However, in many species, females can be much more selective. Some species prefer males who make their calls longer and more frequent – and other species prefer males who call next to a pre-made nest.
The Females of Some Frog Species Can “Filter Out” the Calls of Males From Other Species
It’s common for males of so many different frog species to call from the same pond, trying to attract potential mates. Homing in on the right males can be a challenge for female frogs.
However, research has shown that the females of some frog species such as the American green tree frog (Hyla cinerea), can make their eardrums less sensitive to the croaks of other species. They do this by simply inflating their lungs.
The extra vibrations of the lungs cancel out sounds of the same frequency at the eardrum, reducing sensitivity.
This decrease in sensitivity falls just between the two most prominent frequencies of a male green tree frog’s croak, so it does not affect the female’s ability to hear her own species.
Sometimes, Toads Try to Mate With Frogs & Vice Versa
Many toad and frog species often share breeding ponds, and misdirected amplexus may occur.
Male toads may mistakenly grab onto frogs, and attempt to mate with them – this is known as “misdirected courtship”.
The misdirection is caused by a mistake during species recognition.
In other words, the toad mistakes the frog for a female toad, and attempts to mate with it.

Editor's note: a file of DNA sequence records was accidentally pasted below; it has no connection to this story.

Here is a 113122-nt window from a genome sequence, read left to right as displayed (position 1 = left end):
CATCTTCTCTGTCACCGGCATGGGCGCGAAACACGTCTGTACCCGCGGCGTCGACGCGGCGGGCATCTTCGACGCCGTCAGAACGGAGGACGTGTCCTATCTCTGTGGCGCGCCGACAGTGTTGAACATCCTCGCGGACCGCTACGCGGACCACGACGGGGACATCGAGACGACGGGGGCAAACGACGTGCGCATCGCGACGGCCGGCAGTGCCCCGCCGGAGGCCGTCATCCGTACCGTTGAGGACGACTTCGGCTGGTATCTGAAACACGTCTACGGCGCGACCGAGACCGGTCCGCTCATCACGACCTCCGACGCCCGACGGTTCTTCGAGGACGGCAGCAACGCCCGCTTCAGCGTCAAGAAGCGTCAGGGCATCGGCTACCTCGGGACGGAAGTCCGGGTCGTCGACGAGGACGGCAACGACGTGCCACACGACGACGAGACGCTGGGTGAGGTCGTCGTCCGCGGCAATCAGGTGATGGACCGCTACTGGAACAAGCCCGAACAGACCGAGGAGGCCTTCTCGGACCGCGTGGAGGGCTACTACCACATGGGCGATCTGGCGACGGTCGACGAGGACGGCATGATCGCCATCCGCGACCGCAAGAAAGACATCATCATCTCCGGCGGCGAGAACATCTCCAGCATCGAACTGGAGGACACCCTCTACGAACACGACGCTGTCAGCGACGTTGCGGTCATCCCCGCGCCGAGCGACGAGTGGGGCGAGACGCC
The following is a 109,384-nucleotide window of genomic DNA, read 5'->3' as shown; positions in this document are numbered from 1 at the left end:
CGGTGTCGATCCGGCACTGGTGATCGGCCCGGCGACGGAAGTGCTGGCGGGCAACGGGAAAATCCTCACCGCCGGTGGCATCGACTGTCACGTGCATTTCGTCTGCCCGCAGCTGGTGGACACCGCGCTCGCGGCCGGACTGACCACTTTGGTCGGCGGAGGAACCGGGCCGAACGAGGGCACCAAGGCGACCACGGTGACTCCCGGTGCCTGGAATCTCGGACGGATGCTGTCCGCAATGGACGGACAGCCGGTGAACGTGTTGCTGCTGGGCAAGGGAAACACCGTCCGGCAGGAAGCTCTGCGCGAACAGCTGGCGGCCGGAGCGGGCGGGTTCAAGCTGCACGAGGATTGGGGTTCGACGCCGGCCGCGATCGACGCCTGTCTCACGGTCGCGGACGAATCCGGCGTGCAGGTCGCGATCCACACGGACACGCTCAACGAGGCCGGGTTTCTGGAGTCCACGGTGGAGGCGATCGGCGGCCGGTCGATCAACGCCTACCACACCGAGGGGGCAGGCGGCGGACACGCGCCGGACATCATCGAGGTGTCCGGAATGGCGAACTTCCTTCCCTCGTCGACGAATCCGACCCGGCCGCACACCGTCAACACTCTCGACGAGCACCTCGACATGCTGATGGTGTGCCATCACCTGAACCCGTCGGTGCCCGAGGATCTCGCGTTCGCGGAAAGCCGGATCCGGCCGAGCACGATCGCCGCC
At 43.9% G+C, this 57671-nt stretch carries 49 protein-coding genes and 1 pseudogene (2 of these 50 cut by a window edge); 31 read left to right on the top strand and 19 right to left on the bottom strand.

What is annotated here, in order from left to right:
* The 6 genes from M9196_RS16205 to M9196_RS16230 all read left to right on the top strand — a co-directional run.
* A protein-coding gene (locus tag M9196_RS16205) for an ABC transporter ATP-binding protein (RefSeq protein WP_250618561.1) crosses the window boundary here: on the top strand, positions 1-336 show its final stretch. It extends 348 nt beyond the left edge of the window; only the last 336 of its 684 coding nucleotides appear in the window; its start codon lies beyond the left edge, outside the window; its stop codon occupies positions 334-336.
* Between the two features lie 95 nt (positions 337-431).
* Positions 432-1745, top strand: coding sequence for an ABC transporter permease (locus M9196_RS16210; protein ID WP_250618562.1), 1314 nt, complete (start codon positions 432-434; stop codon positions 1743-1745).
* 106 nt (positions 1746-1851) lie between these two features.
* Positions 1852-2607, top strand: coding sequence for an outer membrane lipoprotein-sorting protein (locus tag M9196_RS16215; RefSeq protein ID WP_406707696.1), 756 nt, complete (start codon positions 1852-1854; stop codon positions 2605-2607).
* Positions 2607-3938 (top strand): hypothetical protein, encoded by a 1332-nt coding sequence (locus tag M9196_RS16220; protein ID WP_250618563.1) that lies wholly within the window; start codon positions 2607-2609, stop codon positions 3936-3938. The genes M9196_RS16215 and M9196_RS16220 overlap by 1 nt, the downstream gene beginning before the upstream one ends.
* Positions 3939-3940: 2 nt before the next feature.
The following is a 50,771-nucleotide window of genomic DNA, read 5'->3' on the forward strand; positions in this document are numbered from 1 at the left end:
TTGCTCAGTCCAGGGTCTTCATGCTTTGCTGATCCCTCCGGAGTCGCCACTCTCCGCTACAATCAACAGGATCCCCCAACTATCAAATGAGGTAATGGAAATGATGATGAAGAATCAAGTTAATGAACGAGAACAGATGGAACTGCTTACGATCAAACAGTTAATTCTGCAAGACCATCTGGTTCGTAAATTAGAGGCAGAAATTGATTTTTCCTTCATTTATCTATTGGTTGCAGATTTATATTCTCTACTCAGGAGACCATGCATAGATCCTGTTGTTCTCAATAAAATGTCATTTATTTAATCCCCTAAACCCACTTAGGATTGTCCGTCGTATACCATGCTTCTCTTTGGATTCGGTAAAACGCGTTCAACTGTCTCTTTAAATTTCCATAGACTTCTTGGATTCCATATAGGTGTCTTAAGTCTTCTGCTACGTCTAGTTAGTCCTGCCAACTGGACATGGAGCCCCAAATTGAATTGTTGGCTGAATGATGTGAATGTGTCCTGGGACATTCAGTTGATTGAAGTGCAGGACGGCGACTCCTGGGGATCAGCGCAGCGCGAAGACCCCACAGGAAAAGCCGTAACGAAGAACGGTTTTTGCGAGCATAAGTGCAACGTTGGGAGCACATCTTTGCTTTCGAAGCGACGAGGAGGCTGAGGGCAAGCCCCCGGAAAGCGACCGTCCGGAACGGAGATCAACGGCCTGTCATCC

Occasionally, a male toad will clasp another male and attempt amplexus.
When this happens, the male being mounted will produce a vibration in the area of his chest where he is being clasped and emit a squeak (known as a release call) and the offending male will immediately let go.
Male toads have also been observed attempting to mate with incompatible species, dead female toads, and even with objects or non-amphibian species.
When a female frog is clasped by a male toad, it may react by not releasing eggs, or releasing an amount just enough to get the toad off its back.
If the male toad attempts to fertilize the eggs released by the frog, it is unlikely that the eggs will be fertile. They will most likely not hatch due to differences in the genetic makeup of the ‘parents.’
Frogs and Toads Lay Their Eggs Differently
Not only are frogs and toads genetically incompatible, but they also generally lay their eggs differently.